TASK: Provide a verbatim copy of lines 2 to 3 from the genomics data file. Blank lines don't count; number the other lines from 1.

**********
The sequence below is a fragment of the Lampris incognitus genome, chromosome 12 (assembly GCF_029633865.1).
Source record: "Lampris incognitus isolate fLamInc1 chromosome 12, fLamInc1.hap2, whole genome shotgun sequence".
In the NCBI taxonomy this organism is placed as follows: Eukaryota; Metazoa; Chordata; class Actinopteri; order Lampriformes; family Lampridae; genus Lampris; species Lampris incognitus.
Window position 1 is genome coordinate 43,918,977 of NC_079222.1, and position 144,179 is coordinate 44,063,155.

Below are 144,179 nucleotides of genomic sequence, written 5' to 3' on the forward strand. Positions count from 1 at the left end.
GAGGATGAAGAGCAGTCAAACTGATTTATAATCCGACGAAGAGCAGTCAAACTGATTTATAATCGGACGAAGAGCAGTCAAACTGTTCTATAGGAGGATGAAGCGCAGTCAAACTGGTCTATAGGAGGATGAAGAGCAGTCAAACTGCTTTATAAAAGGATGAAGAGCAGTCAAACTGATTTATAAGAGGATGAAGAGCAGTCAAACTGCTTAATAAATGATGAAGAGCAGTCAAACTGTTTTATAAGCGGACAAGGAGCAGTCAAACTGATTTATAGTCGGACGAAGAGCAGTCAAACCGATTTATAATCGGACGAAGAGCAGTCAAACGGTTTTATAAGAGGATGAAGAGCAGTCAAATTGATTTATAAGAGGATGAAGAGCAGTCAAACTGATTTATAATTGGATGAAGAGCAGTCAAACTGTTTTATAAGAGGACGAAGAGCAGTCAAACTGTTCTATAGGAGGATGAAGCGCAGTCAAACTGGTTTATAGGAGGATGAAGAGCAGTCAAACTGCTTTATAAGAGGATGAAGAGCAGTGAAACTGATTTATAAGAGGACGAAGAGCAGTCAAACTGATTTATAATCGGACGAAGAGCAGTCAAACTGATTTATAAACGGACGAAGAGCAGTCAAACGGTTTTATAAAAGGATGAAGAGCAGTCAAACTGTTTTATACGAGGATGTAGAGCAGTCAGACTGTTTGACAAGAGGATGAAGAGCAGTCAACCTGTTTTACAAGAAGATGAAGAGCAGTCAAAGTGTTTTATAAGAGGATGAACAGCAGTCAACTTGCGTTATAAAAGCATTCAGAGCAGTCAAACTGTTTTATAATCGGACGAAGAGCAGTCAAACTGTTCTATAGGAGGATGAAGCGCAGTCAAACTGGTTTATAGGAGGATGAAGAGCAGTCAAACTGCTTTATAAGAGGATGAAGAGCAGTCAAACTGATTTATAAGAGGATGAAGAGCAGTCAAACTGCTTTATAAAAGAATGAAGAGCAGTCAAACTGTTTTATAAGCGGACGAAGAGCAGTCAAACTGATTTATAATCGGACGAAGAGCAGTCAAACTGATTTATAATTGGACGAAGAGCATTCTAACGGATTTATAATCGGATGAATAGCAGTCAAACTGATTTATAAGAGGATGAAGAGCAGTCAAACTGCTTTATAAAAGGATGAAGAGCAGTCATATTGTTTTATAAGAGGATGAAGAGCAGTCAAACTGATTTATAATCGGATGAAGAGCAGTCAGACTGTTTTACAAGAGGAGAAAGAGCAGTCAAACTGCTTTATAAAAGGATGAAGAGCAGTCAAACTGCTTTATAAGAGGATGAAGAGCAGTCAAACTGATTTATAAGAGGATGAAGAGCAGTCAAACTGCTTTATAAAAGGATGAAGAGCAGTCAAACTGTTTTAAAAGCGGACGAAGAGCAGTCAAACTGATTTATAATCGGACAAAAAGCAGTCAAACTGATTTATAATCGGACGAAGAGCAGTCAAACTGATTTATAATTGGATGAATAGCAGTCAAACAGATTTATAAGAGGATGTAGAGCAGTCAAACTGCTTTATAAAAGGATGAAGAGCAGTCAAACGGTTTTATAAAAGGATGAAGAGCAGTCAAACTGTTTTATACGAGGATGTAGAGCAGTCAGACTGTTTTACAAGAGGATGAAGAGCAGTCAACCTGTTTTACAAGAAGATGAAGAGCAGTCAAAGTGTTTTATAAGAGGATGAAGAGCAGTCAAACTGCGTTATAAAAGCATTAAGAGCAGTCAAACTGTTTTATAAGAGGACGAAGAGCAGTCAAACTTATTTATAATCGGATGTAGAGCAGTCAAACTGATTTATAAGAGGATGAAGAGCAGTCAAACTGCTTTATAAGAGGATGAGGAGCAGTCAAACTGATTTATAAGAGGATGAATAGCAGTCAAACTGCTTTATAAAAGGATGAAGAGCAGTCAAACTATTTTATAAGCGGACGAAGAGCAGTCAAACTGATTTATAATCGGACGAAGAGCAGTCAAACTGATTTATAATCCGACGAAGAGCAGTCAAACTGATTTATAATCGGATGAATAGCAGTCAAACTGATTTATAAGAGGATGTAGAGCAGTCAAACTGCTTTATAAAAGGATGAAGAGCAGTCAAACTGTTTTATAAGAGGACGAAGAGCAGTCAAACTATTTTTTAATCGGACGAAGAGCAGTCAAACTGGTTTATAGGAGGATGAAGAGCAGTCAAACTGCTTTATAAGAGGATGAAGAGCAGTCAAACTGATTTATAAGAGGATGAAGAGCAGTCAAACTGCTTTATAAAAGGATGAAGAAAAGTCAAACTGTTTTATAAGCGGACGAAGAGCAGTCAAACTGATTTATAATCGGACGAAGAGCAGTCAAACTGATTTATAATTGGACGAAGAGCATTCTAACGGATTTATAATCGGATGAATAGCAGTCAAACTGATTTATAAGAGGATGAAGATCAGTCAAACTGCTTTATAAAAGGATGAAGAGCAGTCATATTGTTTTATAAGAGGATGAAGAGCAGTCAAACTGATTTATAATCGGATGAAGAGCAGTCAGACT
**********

Source record: "Lampris incognitus isolate fLamInc1 chromosome 12, fLamInc1.hap2, whole genome shotgun sequence".
In the NCBI taxonomy this organism is placed as follows: Eukaryota; Metazoa; Chordata; class Actinopteri; order Lampriformes; family Lampridae; genus Lampris; species Lampris incognitus.